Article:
Delayed glass pics

Months ago my wife got me a class with a hot glass worker here in town. It was a lot of fun. I had some pictures from the experience on my cell phone which I just got around to uploading.

This is where a lot of the magic happens. It's all industrial, so it's only exciting if you're a geek, which fortunately I am. This is the main furnace, which houses the crucible of clear glass. This one is electrical, and runs constantly. I think the little number in the box on the right is the temperature setting.
You open the metal door using the foot pedal that's just below the frame, put the blow pipe into the bucket of hot glass, and gather a blob of glass on it. From there, you shape the blob a bit at this station:
You sit on the other side of the corrugated sheet, on the bench. If you look carefully you can pick out the two steel rails that are like wide arm rests. The blow pipe rests on those as you shape the piece, allowing you to roll it back and forth evenly with relatively little chance of catching yourself on fire. From what I've seen it looks like medieval glass workers rolled their blow pipes on their thighs, possibly on a leather pad. It takes a bit more skill to do that. The bowl of broken glass at the bottom of the corrugated sheet is where all the little broken bits fall when pieces are removed. You can see diamond sheers (named for the diamond shape, not the stone), jacks (like giant tweezers) and various wooden blocks and cups in the water bucket behind that. The big black box is a fan.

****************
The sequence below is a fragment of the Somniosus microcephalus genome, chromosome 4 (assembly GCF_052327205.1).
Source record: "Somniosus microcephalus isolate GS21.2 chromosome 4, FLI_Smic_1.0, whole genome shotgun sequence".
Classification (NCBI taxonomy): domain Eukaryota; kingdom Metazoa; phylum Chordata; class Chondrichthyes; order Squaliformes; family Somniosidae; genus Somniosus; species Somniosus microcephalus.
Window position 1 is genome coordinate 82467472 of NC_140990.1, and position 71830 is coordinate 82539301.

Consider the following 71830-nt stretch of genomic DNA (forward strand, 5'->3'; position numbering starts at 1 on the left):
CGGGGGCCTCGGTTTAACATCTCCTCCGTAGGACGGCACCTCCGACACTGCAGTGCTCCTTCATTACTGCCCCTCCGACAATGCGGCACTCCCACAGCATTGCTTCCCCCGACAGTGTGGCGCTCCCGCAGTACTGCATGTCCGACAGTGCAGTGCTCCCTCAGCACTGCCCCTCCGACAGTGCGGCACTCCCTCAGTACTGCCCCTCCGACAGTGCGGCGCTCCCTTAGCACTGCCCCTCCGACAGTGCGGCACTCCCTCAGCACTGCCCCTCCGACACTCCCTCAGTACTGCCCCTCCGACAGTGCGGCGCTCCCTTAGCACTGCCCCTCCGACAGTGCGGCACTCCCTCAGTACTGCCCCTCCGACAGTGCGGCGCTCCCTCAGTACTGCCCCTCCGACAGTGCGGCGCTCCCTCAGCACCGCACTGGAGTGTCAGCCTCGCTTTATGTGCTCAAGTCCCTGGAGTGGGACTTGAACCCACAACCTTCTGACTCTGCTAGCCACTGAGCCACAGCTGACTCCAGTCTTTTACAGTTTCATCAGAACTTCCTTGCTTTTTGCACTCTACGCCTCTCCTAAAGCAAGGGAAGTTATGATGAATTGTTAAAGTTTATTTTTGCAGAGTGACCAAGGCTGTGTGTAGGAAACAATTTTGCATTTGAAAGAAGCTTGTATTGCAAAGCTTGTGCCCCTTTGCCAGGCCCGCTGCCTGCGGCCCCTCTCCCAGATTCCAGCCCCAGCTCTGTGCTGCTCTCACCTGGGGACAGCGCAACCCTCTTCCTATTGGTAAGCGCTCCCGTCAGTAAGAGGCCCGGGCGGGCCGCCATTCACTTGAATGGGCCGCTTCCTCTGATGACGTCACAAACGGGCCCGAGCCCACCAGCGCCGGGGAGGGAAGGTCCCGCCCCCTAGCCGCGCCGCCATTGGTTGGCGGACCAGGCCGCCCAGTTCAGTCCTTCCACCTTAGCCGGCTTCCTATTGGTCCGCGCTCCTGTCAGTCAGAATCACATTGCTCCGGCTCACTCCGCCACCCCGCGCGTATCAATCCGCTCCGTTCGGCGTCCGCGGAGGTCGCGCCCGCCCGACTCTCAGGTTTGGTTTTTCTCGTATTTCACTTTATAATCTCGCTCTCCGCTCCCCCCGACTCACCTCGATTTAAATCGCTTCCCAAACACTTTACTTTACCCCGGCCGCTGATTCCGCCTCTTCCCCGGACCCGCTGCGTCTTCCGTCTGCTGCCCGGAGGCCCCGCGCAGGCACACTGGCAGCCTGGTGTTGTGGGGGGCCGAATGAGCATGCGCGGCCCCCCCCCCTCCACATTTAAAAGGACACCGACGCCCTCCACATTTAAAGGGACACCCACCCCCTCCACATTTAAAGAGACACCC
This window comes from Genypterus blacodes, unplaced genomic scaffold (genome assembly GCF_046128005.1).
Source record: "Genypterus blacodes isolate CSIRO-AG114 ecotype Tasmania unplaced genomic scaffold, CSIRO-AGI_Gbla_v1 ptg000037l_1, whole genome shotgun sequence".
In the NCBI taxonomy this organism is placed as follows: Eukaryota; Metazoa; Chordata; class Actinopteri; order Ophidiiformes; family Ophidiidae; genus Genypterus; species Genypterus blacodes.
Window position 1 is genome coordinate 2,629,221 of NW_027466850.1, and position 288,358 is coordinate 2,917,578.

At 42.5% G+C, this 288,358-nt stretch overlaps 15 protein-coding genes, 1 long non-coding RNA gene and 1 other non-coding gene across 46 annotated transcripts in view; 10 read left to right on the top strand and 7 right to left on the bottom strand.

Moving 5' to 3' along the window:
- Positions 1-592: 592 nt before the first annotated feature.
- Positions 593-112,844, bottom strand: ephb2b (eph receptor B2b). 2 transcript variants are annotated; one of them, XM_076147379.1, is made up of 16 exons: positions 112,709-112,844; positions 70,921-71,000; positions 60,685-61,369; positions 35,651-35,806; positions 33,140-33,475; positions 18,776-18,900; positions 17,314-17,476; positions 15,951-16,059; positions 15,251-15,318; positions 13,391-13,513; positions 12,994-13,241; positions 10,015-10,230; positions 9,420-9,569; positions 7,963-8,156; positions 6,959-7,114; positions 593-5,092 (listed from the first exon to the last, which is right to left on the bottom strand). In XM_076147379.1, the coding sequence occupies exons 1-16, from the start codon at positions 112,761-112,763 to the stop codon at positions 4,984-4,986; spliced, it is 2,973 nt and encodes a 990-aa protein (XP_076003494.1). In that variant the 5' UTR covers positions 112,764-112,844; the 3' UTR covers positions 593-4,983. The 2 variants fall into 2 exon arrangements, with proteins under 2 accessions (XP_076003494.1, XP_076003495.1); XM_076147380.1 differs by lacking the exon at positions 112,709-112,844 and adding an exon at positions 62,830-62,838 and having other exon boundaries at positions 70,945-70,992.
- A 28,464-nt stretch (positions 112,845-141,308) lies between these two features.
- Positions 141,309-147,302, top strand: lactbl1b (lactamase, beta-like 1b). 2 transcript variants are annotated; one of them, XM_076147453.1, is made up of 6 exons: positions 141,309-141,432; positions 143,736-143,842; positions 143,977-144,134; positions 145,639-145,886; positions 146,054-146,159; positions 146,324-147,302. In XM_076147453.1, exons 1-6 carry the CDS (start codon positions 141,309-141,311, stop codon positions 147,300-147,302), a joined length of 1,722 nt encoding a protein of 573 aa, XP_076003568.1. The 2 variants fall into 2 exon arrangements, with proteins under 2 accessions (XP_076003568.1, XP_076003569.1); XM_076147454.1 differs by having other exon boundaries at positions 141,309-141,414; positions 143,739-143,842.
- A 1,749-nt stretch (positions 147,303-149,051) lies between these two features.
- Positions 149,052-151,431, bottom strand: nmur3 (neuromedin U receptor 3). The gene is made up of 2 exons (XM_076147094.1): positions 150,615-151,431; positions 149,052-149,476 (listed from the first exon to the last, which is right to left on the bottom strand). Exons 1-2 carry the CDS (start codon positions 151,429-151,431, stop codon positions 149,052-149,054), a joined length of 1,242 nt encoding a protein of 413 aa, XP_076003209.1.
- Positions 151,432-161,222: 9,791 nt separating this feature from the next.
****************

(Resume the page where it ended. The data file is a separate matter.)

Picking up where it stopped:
When we had the big blob of molten glass in a workable shape, we added colored glass with the same coefficient of expansion from the assortment over at this bench:

The bowls of what looks like sand on the right are frit, crushed glass. There are rods on the left which we used to make my candy bowl and paper weight (which turned out to be very useful while filing taxes with the ceiling fan on). The little furnace in the middle got the glass warmed up, and then we just roll the clear blob in it and take it over to the steel rails to shape.

Sorry only one of the rails is really in focus. You can see the water bucket more clearly, the jacks, and even the wet newspaper which is used for some shaping. These next guys are optical molds:
You push your glass into them to get textures on the outside. I used the ridged one on the bottom right to make this piece. You plunge the glass in to get the ridges, and then roll it on a marver to get a twist. You can then shape the glass with the wet wooden cups and such without loosing all the ridges.
The last big step is annealing the glass, cooling it slowly to reduce the stresses and avoid cracking, which happens in the steel midget coffin to the left below.
After that, the base of most pieces is sanded on a diamond sander to keep them from scratching your table.
Thanks again, Stef! It was awesome!


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